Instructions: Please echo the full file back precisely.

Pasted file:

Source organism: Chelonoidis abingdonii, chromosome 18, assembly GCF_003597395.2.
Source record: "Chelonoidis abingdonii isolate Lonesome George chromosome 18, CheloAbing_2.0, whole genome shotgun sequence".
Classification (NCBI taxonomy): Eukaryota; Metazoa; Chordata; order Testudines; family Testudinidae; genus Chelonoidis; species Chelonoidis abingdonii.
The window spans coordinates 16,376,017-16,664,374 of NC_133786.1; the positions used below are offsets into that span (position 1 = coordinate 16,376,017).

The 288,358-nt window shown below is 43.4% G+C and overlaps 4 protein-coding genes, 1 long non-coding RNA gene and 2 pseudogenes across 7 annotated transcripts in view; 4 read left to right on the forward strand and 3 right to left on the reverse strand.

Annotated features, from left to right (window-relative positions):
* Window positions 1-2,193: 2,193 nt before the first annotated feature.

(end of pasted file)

Source organism: Chelonoidis abingdonii, chromosome 18, assembly GCF_003597395.2.
Source record: "Chelonoidis abingdonii isolate Lonesome George chromosome 18, CheloAbing_2.0, whole genome shotgun sequence".
Classification (NCBI taxonomy): Eukaryota; Metazoa; Chordata; order Testudines; family Testudinidae; genus Chelonoidis; species Chelonoidis abingdonii.
The window spans coordinates 16,376,017-16,664,374 of NC_133786.1; the positions used below are offsets into that span (position 1 = coordinate 16,376,017).

The 288,358-nt window shown below is 43.4% G+C and overlaps 4 protein-coding genes, 1 long non-coding RNA gene and 2 pseudogenes across 7 annotated transcripts in view; 4 read left to right on the forward strand and 3 right to left on the reverse strand.

Annotated features, from left to right (window-relative positions):
* Window positions 1-2,193: 2,193 nt before the first annotated feature.